BS: After the Virginia Tech shootings, some genius suggested that professors should be required to carry a weapon in order to better be able to protect their students in a similar situation. Like I want to be the first person a lunatic takes out because he thinks I’m the primary threat in the room. I’m going to be cowering behind the computer desk hoping he runs out of ammo before he gets to me.
AD: Would you share with us the favorite poem from your favorite poet?
BS: Does anyone ever answer this question?
AD: What’s the worst poem ever?
BS: I once wrote a sestina in the voice of a marijuana-eating goat who was watching the police burn the field his meals had been growing in. It was based on a story from a New York newspaper from the 30’s. That one was pretty bad. Maybe not “I Wandered Lonely As a Cloud” bad, but pretty bad.
AD: Do you think growing up a pious, religious boy who was “trained…to knock on doors and preach the word of God just-so in order that when End-Times end together they would walk in grace beyond the sunset of man’s pains into the land of paradise” (from “i Sing of Brian, born of God”) gives the trainee a front-row seat to the absurd circus of religion? Why or why not?
BS: It gives you the seat, but you don’t necessarily see it as an absurd circus. I did, but not until I was in my mid-twenties (and not coincidentally, a freshman in college). Lots of the people I grew up with never did, and they pity me for not seeing the show they do.
Part of it has to do with the church. The Witnesses are a closed community—close friendships and relationships with non-Witnesses are strongly discouraged, and even non-Witness family members can be held at a distance. In a situation like mine, where I voluntarily left the church after having been a baptized member, there’s almost no contact. I haven’t had a real conversation with my parents for more than six years, and very limited contact for the last fifteen. In a situation like that one, it’s sometimes hard to see what the outside world looks like, because there’s no reason to look beyond the borders of the congregation.
It looks like an absurd circus to me now—not just the Witnesses, but religion in general—and certainly my past helps me see it that way. My daughter is 20 years old now and an atheist and sees religion as an absurd circus as well, without having had that front row seat for most of her life. But then again, she had to listen to me rant about it from time to time, so she probably didn’t need the fire hose of info that I got to come to that conclusion.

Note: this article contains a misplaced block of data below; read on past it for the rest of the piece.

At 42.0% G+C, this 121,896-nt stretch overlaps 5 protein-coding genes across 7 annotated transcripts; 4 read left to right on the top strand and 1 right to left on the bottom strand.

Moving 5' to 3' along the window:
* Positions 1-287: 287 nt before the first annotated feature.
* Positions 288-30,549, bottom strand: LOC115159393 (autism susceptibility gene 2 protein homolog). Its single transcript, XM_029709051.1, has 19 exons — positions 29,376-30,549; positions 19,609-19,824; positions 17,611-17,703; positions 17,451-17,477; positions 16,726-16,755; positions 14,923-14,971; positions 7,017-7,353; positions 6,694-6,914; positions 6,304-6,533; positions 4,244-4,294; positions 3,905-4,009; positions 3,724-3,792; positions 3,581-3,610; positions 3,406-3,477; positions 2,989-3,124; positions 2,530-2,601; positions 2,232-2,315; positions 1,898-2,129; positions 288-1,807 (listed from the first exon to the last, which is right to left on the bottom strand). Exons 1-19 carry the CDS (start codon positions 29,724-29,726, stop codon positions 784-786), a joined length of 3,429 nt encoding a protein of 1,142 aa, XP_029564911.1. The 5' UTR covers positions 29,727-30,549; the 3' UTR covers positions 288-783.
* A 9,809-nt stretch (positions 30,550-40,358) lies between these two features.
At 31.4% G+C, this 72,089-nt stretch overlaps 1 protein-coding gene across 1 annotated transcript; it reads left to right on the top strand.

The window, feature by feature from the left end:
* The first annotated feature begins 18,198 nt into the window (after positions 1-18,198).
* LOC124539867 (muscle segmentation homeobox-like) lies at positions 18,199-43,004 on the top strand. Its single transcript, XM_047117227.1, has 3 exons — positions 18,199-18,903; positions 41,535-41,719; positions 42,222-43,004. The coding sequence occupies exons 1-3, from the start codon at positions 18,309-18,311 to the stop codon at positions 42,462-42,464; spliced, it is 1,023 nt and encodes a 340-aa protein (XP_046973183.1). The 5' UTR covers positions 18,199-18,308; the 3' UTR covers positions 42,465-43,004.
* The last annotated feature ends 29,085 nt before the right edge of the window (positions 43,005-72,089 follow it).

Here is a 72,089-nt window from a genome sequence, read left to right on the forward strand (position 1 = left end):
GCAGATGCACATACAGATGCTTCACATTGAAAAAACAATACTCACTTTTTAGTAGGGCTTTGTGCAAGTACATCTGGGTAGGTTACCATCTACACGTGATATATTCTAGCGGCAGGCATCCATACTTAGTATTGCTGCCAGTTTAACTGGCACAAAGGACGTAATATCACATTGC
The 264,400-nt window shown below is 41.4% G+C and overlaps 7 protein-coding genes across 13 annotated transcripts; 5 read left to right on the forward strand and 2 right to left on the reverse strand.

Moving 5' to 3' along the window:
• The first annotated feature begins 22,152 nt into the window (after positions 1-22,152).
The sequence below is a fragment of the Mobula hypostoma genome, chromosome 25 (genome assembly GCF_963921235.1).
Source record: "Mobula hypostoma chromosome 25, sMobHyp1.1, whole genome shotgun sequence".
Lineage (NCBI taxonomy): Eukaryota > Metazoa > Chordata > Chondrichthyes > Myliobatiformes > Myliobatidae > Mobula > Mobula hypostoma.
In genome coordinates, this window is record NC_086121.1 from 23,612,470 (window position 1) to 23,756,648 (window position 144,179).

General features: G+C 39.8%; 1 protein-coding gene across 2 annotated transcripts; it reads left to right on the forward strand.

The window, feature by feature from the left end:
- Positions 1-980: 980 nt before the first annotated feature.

AD: Why do humans need to understand the unreasonableness of the world and create tidy lives bound by cause and effect?
BS: I think it’s because we’re scared shitless most of the time and we think an explanation of the universe would comfort us somehow. But I think there’s a line between terror and exhilaration, and if you can cross that line, you stop needing answers. You just revel in the new questions.
AD: What’s new in the Spears writing realm? Care to share an excerpt with us?
BS: I did a conceptual project last year—first time I’ve ever tried that—and some of those poems just appeared at No-Tell Motel. I’m hunting for a publisher for them, because it’s a book-length series.
I’ve also tentatively started a series of poems called “My Man-Boobs Are Sagging and the Hair Between Them Is Gray,” but they’re nowhere near ready for the public yet. For the last couple of months, while I’ve been working on the publication process for A Witness in Exile, I’ve been blocked up like I’m on an all-Velveeta diet.
AD: Favorite curse word that doesn’t begin with an F or S?
AD: Last question: If you were a crystal ball, what would you see?
BS: Probably a crystal cock. And maybe another crystal ball, depending on how the cock was hanging.
Brian Spears is the poetry editor of The Rumpus and is desperately trying to sell his author’s copies of A Witness in Exile. You could buy it elsewhere, but you won’t feel as good about yourself if you do.